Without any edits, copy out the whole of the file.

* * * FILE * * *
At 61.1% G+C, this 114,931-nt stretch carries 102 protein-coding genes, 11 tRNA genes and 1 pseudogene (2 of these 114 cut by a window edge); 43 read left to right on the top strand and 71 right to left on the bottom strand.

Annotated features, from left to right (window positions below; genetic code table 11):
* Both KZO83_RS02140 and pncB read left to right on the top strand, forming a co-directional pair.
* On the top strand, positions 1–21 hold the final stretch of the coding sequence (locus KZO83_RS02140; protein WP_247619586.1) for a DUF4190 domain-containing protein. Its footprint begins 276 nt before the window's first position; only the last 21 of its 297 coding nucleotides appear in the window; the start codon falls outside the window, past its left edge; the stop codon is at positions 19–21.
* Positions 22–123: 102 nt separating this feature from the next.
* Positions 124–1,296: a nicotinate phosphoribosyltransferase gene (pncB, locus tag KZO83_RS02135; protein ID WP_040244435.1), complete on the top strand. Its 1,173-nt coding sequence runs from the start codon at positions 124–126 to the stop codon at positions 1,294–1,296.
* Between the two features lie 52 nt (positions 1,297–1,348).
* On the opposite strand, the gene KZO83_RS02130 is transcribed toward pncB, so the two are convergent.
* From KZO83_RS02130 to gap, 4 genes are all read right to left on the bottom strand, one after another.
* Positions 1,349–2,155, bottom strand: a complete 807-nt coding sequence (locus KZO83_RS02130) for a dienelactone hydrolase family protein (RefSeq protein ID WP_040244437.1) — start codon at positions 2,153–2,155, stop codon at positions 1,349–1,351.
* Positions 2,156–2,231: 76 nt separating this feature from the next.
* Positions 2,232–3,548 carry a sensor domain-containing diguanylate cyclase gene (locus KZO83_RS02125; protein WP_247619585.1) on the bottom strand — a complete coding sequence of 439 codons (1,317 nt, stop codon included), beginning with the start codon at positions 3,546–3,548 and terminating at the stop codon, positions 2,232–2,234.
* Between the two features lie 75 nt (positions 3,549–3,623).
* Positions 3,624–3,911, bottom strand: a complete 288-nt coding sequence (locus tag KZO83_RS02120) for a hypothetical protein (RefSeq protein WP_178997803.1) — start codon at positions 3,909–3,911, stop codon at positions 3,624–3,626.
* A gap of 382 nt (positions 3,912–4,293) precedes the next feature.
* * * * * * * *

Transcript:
At 61.1% G+C, this 114,931-nt stretch carries 102 protein-coding genes, 11 tRNA genes and 1 pseudogene (2 of these 114 cut by a window edge); 43 read left to right on the top strand and 71 right to left on the bottom strand.

Annotated features, from left to right (window positions below; genetic code table 11):
* Both KZO83_RS02140 and pncB read left to right on the top strand, forming a co-directional pair.
* On the top strand, positions 1–21 hold the final stretch of the coding sequence (locus KZO83_RS02140; protein WP_247619586.1) for a DUF4190 domain-containing protein. Its footprint begins 276 nt before the window's first position; only the last 21 of its 297 coding nucleotides appear in the window; the start codon falls outside the window, past its left edge; the stop codon is at positions 19–21.
* Positions 22–123: 102 nt separating this feature from the next.
* Positions 124–1,296: a nicotinate phosphoribosyltransferase gene (pncB, locus tag KZO83_RS02135; protein ID WP_040244435.1), complete on the top strand. Its 1,173-nt coding sequence runs from the start codon at positions 124–126 to the stop codon at positions 1,294–1,296.
* Between the two features lie 52 nt (positions 1,297–1,348).
* On the opposite strand, the gene KZO83_RS02130 is transcribed toward pncB, so the two are convergent.
* From KZO83_RS02130 to gap, 4 genes are all read right to left on the bottom strand, one after another.
* Positions 1,349–2,155, bottom strand: a complete 807-nt coding sequence (locus KZO83_RS02130) for a dienelactone hydrolase family protein (RefSeq protein ID WP_040244437.1) — start codon at positions 2,153–2,155, stop codon at positions 1,349–1,351.
* Positions 2,156–2,231: 76 nt separating this feature from the next.
* Positions 2,232–3,548 carry a sensor domain-containing diguanylate cyclase gene (locus KZO83_RS02125; protein WP_247619585.1) on the bottom strand — a complete coding sequence of 439 codons (1,317 nt, stop codon included), beginning with the start codon at positions 3,546–3,548 and terminating at the stop codon, positions 2,232–2,234.
* Between the two features lie 75 nt (positions 3,549–3,623).
* Positions 3,624–3,911, bottom strand: a complete 288-nt coding sequence (locus tag KZO83_RS02120) for a hypothetical protein (RefSeq protein WP_178997803.1) — start codon at positions 3,909–3,911, stop codon at positions 3,624–3,626.
* A gap of 382 nt (positions 3,912–4,293) precedes the next feature.